Most Active Stories
- State Struggles To Deal With Rising Numbers of Mentally Ill Inmates In Prisons
- Cincinnati Restaurant Owner Apologies For Bruce Jenner "Joke"
- Improperly Canned Food Confirmed As Source Of Lancaster Botulism Outbreak
- Columbus To Get Its First Protected Bicycle Lane
- Local Chess Coach Charged With Abusing Young Girl
Tue May 7, 2013
Farmer's Group Opposes Runoff Regulation
Farm fertilizer runoff has been causing toxic algae blooms in Lake Erie.
Federal and state agencies are pressuring farmers to reduce the amount of runoff that reaches waterways. Earlier this year the Ohio Farm Bureau Federation warned growers that government agencies may impose regulations on farming practices if its members don't voluntary decrease the runoff. Kirk Merritt, head of the Ohio Soybean Council, says growers want to be part of the solution without regulation.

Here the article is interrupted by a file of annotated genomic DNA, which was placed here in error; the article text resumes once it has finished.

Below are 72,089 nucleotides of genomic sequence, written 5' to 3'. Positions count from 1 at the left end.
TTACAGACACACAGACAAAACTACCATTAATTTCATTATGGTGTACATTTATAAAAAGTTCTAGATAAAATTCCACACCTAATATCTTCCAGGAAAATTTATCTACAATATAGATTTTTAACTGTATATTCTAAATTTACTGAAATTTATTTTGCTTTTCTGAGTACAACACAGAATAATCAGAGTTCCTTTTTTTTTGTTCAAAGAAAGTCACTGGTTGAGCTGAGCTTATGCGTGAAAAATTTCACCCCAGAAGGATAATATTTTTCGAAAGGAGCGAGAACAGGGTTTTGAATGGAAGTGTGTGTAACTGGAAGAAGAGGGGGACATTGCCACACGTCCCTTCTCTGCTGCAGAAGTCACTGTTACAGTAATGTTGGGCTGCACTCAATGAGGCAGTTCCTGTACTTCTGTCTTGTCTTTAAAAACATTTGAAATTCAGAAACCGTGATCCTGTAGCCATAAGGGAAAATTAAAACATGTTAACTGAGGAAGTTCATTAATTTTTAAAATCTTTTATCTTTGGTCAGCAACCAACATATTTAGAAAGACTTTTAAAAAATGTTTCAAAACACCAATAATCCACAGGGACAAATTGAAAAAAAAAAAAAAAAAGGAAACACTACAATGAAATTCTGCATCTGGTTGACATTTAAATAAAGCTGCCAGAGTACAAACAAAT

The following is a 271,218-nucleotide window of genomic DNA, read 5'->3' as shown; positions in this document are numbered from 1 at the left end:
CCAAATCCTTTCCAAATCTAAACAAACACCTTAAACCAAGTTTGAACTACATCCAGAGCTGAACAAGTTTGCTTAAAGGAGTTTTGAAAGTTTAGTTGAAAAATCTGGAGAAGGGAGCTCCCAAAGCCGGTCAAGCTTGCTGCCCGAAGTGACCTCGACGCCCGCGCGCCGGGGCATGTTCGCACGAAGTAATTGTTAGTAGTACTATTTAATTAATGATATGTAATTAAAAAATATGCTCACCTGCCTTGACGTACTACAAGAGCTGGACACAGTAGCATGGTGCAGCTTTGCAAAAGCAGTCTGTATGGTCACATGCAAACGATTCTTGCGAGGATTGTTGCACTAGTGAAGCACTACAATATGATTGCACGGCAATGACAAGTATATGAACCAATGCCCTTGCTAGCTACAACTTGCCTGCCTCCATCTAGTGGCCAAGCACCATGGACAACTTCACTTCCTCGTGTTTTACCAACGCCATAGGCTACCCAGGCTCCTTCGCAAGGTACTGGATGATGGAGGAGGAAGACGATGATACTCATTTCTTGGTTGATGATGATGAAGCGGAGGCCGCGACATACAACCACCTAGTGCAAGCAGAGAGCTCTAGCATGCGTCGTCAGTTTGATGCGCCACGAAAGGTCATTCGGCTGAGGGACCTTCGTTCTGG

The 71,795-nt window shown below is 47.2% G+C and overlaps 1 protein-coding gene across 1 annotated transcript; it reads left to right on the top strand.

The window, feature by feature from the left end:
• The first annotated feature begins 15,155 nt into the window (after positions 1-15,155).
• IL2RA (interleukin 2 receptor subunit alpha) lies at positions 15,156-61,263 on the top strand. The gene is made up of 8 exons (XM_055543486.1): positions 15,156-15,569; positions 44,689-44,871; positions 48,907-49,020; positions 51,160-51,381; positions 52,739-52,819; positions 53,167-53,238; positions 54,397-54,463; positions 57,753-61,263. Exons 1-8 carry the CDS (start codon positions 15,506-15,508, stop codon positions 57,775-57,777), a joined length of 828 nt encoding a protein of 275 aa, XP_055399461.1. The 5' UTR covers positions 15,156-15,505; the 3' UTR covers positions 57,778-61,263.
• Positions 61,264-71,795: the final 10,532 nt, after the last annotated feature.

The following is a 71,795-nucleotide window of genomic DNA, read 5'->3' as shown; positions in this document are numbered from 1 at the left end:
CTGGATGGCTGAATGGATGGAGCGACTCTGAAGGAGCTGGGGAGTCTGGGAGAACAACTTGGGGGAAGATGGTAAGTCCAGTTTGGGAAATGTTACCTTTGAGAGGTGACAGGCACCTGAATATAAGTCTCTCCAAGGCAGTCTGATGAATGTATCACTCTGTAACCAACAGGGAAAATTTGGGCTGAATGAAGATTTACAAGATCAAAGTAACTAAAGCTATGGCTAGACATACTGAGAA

Ohio State University is leading a three-year study of farming methods to determine best practices to reduce runoff. Early results show some improvement. Grand Lake Saint Mary's in Western Ohio, hard hit by toxic algae blooms in recent years, is showing signs of recovery.